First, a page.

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    Assuming the Network Rail work is profitable, the administrators will probably run off a large batch of rails before they start shutting the plant down.
     
  7. superkev

    superkev Established Member

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    I believe some rail has to be shipped to France anyway for heat treatment or something as there industrial electricity is half the cost of ours.
    Clueless politicians I hate them all. Sorry for moan.
    K
     
  8. furnessvale

    furnessvale Established Member

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    I wondered how long before someone brought Brexit into a straightforward question about how NR could be affected by the loss of a UK based supplier.
     
  9. edwin_m

    edwin_m Veteran Member

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    It's fully within the scope of the thread as defined by the title. Not discussing it would be like debating why electrification is being cancelled without mentioning DfT.

    You can shut it out as much as you like, but the reality is that the prospect of Brexit is destroying real jobs and damaging real people, many of whom are in some of the areas that voted most strongly for it.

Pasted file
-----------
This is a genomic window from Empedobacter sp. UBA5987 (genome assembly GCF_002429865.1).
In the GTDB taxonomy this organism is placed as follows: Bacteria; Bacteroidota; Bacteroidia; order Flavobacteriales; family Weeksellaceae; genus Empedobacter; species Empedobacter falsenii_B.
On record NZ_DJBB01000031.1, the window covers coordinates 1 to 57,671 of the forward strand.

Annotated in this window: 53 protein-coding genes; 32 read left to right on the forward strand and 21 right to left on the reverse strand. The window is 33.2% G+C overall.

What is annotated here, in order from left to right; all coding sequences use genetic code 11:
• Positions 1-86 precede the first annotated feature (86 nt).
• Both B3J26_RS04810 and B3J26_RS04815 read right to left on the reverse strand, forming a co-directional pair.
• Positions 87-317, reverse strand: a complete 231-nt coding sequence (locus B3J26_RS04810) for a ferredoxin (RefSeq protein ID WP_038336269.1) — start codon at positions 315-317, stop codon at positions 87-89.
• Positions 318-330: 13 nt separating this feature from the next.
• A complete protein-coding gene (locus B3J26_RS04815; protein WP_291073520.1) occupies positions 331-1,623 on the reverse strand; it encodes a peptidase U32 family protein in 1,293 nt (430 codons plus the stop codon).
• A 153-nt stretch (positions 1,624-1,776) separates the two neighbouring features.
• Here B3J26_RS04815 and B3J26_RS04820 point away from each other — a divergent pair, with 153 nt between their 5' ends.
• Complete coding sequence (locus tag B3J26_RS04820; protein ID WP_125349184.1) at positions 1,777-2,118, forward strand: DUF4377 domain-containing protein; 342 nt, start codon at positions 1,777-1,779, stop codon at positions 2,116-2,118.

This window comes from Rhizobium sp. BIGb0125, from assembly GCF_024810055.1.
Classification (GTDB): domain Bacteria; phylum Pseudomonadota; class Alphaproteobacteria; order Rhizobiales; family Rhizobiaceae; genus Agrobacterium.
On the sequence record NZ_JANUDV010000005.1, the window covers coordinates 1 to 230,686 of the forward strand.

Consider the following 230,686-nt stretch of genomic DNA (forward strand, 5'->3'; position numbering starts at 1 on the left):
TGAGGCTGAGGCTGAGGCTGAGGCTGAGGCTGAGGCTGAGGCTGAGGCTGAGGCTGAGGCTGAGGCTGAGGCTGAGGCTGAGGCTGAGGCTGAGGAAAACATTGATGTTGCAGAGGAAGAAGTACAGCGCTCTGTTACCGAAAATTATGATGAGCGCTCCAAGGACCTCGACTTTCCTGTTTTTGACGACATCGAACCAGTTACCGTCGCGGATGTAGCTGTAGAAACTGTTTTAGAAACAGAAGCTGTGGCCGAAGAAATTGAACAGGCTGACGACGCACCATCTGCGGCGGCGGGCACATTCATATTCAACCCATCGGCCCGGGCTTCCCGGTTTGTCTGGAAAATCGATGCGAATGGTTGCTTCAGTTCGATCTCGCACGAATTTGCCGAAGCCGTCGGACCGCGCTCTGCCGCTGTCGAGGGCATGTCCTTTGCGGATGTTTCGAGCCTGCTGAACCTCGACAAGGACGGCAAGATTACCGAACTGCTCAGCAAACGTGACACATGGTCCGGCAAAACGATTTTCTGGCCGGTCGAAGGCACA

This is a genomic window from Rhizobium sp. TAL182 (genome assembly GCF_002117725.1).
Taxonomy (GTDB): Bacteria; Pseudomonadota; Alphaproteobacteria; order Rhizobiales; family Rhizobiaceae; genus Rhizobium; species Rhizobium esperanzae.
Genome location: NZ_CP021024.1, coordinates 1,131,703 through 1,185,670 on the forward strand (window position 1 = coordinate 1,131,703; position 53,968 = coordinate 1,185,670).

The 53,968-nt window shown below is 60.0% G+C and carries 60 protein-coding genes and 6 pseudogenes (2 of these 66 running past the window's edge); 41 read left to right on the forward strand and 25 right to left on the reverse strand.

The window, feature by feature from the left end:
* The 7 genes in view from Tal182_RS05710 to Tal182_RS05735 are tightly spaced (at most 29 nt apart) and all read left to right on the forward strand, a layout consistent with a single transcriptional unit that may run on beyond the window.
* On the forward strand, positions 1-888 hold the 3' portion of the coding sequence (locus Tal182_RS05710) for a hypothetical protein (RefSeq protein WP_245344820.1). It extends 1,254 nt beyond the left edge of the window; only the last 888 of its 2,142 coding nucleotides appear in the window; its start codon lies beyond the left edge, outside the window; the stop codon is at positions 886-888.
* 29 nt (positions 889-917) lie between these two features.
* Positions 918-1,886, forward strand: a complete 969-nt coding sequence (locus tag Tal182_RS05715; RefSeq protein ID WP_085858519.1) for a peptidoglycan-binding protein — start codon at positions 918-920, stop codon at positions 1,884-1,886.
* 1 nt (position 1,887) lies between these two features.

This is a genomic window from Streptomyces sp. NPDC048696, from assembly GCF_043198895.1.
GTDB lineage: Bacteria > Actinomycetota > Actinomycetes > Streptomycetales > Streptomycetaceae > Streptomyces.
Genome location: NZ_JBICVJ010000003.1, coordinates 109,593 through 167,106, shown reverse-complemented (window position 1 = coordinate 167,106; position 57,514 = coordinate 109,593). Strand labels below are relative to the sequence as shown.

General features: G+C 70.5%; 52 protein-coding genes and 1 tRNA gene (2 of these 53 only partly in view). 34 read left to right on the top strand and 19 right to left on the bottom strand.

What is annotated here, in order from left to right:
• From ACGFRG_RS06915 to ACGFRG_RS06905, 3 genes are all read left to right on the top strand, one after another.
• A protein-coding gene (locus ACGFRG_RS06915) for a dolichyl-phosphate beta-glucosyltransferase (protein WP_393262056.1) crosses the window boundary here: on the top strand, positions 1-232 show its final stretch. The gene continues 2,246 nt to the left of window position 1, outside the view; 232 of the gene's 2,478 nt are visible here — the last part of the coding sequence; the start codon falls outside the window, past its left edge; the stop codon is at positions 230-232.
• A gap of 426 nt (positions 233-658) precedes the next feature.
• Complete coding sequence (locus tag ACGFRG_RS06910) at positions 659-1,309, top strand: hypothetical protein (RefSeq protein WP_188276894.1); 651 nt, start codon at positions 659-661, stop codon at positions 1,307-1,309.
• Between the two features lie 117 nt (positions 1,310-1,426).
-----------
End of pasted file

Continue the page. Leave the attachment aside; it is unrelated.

Edit: I see someone has changed the title since I wrote this, to refer only to the effect on Network Rail. I don't see why my view should be suppressed here so I'm leaving this post but will post something on the referendum thread too.
     
    Last edited: 21 May 2019
  10. Maurice3000

    Maurice3000 Member

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    If they collapse the administrators will probably try and sell of the bits that are still profitable and not impacted much by Brexit. That could include rail for NR.

    The problem may be that it might be hard to run a profitable business when exporting becomes harder post-Brexit. Is a dedicated plant for producing long products solely for domestic consumption viable?